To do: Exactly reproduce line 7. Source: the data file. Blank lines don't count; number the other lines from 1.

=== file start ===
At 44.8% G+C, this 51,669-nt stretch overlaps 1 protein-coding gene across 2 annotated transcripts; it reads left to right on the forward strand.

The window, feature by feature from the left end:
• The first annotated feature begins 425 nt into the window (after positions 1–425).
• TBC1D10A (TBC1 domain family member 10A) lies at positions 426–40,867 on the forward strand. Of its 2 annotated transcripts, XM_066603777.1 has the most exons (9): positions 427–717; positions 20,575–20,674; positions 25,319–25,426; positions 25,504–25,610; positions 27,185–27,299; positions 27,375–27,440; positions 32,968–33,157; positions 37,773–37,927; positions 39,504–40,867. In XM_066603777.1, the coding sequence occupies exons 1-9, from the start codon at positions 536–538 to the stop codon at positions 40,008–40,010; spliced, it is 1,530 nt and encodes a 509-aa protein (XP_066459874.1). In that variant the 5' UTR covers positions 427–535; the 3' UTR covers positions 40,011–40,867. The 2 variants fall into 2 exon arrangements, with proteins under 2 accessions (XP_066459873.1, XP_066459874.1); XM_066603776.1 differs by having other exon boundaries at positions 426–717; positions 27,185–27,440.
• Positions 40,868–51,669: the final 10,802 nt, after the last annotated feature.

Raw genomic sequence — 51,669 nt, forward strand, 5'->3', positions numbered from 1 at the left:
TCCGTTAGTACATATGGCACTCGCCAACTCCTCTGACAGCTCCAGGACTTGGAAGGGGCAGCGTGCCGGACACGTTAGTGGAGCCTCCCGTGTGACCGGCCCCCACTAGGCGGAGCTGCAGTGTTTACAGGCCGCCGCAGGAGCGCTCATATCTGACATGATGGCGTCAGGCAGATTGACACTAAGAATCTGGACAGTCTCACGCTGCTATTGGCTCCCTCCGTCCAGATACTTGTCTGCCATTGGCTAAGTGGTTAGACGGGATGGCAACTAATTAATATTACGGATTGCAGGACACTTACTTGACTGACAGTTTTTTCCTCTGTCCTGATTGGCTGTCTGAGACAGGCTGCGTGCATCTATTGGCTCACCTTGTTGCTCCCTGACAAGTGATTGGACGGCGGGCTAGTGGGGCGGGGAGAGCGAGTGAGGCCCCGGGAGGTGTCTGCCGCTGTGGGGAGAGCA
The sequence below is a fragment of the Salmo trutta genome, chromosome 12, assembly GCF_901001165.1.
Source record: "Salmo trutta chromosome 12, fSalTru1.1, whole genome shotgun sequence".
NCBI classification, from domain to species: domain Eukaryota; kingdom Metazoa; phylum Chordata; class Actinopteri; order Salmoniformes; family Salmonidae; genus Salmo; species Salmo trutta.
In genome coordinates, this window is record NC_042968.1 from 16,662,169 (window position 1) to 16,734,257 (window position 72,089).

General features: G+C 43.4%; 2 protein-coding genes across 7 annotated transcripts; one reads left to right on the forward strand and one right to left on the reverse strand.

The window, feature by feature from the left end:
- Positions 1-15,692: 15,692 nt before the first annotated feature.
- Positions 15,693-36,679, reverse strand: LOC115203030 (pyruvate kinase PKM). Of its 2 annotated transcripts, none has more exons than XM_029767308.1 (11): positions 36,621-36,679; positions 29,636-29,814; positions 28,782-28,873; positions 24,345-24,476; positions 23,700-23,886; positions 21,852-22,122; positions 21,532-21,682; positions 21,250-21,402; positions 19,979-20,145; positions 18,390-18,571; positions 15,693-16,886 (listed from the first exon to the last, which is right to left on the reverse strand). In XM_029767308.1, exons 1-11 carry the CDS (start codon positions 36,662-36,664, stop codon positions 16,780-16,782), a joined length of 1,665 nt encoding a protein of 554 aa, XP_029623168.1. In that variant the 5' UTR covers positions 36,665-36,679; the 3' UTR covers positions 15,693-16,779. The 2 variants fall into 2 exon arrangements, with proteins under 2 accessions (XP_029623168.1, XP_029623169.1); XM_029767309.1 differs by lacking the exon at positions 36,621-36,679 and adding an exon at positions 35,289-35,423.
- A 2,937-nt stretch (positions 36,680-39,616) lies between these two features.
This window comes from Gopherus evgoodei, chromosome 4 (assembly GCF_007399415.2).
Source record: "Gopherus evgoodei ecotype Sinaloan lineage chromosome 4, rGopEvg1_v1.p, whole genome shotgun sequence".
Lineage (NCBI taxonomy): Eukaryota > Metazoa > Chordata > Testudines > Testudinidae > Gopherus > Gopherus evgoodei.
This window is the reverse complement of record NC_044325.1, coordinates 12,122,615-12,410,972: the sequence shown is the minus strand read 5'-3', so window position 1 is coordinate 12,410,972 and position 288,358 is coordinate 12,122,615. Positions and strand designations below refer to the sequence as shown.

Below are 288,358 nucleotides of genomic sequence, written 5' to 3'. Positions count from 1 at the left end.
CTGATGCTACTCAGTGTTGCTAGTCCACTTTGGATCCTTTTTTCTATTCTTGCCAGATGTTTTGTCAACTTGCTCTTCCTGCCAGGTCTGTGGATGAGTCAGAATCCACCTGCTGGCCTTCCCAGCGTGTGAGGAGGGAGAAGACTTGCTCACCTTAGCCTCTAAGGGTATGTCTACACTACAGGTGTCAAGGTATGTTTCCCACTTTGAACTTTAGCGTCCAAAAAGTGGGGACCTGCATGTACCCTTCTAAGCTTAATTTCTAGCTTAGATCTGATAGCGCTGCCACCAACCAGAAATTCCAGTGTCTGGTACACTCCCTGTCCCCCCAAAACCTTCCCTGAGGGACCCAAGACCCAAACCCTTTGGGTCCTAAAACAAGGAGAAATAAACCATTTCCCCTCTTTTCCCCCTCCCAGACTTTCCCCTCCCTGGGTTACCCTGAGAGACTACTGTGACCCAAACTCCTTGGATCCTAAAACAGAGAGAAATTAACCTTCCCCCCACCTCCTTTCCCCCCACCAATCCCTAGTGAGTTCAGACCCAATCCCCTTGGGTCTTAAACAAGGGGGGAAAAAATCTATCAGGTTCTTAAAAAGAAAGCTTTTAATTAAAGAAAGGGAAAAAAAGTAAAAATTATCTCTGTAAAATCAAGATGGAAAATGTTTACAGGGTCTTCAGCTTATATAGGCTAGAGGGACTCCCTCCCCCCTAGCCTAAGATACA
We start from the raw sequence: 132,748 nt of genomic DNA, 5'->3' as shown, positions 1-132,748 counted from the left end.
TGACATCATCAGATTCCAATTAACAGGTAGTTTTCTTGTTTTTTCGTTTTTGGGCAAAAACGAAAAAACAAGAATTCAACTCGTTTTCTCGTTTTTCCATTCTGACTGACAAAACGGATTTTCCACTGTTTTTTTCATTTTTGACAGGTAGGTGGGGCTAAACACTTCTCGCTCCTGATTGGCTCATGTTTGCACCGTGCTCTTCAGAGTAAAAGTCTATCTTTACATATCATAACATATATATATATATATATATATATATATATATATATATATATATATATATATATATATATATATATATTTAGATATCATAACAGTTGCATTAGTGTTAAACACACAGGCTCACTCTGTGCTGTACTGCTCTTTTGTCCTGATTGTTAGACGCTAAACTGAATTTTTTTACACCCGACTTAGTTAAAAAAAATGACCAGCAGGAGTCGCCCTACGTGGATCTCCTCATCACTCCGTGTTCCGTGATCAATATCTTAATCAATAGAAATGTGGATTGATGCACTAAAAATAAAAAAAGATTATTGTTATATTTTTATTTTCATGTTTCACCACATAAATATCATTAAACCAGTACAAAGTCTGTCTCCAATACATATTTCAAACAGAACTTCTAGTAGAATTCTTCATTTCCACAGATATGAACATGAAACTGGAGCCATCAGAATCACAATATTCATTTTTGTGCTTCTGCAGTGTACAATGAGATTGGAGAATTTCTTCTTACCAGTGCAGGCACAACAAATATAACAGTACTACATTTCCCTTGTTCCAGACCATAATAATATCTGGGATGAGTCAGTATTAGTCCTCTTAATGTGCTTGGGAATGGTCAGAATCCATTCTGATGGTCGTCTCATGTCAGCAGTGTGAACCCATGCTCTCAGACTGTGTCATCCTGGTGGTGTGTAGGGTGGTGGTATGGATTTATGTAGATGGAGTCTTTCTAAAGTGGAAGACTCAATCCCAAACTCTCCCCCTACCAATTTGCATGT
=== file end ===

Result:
TCCGTTAGTACATATGGCACTCGCCAACTCCTCTGACAGCTCCAGGACTTGGAAGGGGCAGCGTGCCGGACACGTTAGTGGAGCCTCCCGTGTGACCGGCCCCCACTAGGCGGAGCTGCAGTGTTTACAGGCCGCCGCAGGAGCGCTCATATCTGACATGATGGCGTCAGGCAGATTGACACTAAGAATCTGGACAGTCTCACGCTGCTATTGGCTCCCTCCGTCCAGATACTTGTCTGCCATTGGCTAAGTGGTTAGACGGGATGGCAACTAATTAATATTACGGATTGCAGGACACTTACTTGACTGACAGTTTTTTCCTCTGTCCTGATTGGCTGTCTGAGACAGGCTGCGTGCATCTATTGGCTCACCTTGTTGCTCCCTGACAAGTGATTGGACGGCGGGCTAGTGGGGCGGGGAGAGCGAGTGAGGCCCCGGGAGGTGTCTGCCGCTGTGGGGAGAGCA